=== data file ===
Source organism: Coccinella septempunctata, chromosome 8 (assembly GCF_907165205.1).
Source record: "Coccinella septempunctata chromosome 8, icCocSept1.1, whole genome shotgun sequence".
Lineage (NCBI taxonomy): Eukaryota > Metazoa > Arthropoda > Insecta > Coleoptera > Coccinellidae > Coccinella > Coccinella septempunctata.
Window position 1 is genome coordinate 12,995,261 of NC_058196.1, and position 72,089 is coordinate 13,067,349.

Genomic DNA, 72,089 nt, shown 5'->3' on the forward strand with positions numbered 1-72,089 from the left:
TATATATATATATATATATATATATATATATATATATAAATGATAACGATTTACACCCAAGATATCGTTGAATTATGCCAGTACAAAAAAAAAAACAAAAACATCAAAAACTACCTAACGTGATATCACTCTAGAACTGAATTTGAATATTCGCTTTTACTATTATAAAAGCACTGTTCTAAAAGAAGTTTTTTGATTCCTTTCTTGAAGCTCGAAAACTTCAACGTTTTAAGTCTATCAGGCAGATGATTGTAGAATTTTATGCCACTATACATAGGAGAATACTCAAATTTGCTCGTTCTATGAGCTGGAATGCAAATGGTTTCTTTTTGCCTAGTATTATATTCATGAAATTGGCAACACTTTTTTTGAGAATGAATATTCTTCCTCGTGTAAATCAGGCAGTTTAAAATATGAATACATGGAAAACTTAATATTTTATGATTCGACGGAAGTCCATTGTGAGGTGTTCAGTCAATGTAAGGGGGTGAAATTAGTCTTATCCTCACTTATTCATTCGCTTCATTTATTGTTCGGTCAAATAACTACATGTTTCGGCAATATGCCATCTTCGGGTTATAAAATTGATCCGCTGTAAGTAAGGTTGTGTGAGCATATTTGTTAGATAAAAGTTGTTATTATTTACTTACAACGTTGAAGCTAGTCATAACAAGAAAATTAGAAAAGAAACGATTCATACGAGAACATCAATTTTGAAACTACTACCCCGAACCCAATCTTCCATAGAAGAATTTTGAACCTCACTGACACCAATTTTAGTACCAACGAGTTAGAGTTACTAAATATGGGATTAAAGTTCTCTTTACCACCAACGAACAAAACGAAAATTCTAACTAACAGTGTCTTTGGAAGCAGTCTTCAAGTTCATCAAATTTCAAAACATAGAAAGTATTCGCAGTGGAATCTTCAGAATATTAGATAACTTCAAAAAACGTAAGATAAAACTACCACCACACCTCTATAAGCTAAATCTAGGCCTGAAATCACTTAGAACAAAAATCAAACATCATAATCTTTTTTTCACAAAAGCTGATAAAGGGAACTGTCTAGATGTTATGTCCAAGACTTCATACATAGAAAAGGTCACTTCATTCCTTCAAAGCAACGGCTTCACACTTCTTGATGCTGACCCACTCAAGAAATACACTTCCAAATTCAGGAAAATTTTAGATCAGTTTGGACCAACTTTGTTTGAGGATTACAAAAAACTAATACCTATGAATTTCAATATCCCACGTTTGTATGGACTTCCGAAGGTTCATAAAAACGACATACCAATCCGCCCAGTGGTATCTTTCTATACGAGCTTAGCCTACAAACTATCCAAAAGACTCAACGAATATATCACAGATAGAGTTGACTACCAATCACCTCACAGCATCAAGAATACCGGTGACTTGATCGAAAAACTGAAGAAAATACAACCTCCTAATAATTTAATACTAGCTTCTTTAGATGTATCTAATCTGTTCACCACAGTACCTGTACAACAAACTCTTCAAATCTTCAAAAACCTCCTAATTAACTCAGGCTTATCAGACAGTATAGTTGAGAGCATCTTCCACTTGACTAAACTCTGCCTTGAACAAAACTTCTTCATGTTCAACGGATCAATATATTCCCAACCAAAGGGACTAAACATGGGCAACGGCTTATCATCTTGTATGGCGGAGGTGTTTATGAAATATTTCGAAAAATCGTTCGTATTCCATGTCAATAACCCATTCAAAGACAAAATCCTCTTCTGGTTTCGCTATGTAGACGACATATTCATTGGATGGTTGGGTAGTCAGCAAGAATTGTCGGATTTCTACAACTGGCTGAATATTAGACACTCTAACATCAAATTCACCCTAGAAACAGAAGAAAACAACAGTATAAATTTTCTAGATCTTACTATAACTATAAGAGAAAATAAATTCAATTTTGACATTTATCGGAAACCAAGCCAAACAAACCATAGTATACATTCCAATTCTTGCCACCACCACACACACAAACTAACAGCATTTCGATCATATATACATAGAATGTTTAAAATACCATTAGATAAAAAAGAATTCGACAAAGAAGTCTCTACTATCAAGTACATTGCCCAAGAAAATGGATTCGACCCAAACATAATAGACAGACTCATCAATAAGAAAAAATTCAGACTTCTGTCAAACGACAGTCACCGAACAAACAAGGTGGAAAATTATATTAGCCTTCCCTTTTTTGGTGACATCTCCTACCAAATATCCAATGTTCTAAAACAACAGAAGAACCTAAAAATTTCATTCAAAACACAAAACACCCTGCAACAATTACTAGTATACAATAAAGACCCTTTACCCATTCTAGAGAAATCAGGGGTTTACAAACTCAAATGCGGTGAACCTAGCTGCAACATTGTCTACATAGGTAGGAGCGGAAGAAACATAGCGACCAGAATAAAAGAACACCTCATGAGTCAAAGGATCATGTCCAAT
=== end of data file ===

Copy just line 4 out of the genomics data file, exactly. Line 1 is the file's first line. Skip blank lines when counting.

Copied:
Window position 1 is genome coordinate 12,995,261 of NC_058196.1, and position 72,089 is coordinate 13,067,349.